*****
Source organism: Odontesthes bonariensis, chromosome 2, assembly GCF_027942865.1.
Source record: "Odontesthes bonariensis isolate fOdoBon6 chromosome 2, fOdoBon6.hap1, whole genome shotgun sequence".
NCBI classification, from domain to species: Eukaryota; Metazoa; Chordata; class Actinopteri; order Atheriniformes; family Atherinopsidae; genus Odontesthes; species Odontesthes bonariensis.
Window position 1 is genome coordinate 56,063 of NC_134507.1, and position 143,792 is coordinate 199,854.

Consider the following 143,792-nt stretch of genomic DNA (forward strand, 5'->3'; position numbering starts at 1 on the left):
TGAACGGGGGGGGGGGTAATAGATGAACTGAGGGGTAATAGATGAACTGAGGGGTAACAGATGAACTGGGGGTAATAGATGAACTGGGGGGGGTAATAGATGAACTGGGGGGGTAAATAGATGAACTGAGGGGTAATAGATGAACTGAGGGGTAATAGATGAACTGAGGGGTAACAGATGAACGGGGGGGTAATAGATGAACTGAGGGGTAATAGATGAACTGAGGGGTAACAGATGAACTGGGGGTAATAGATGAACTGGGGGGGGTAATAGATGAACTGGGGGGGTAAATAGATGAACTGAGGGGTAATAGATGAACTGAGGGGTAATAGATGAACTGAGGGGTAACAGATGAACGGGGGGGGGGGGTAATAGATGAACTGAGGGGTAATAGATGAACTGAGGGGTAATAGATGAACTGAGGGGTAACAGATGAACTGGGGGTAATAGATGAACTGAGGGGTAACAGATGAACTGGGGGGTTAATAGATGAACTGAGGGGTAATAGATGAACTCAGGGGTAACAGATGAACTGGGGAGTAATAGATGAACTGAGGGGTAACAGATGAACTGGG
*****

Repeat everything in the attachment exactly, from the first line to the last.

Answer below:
Source organism: Odontesthes bonariensis, chromosome 2, assembly GCF_027942865.1.
Source record: "Odontesthes bonariensis isolate fOdoBon6 chromosome 2, fOdoBon6.hap1, whole genome shotgun sequence".
NCBI classification, from domain to species: Eukaryota; Metazoa; Chordata; class Actinopteri; order Atheriniformes; family Atherinopsidae; genus Odontesthes; species Odontesthes bonariensis.
Window position 1 is genome coordinate 56,063 of NC_134507.1, and position 143,792 is coordinate 199,854.

Consider the following 143,792-nt stretch of genomic DNA (forward strand, 5'->3'; position numbering starts at 1 on the left):
TGAACGGGGGGGGGGGTAATAGATGAACTGAGGGGTAATAGATGAACTGAGGGGTAACAGATGAACTGGGGGTAATAGATGAACTGGGGGGGGTAATAGATGAACTGGGGGGGTAAATAGATGAACTGAGGGGTAATAGATGAACTGAGGGGTAATAGATGAACTGAGGGGTAACAGATGAACGGGGGGGTAATAGATGAACTGAGGGGTAATAGATGAACTGAGGGGTAACAGATGAACTGGGGGTAATAGATGAACTGGGGGGGGTAATAGATGAACTGGGGGGGTAAATAGATGAACTGAGGGGTAATAGATGAACTGAGGGGTAATAGATGAACTGAGGGGTAACAGATGAACGGGGGGGGGGGGTAATAGATGAACTGAGGGGTAATAGATGAACTGAGGGGTAATAGATGAACTGAGGGGTAACAGATGAACTGGGGGTAATAGATGAACTGAGGGGTAACAGATGAACTGGGGGGTTAATAGATGAACTGAGGGGTAATAGATGAACTCAGGGGTAACAGATGAACTGGGGAGTAATAGATGAACTGAGGGGTAACAGATGAACTGGG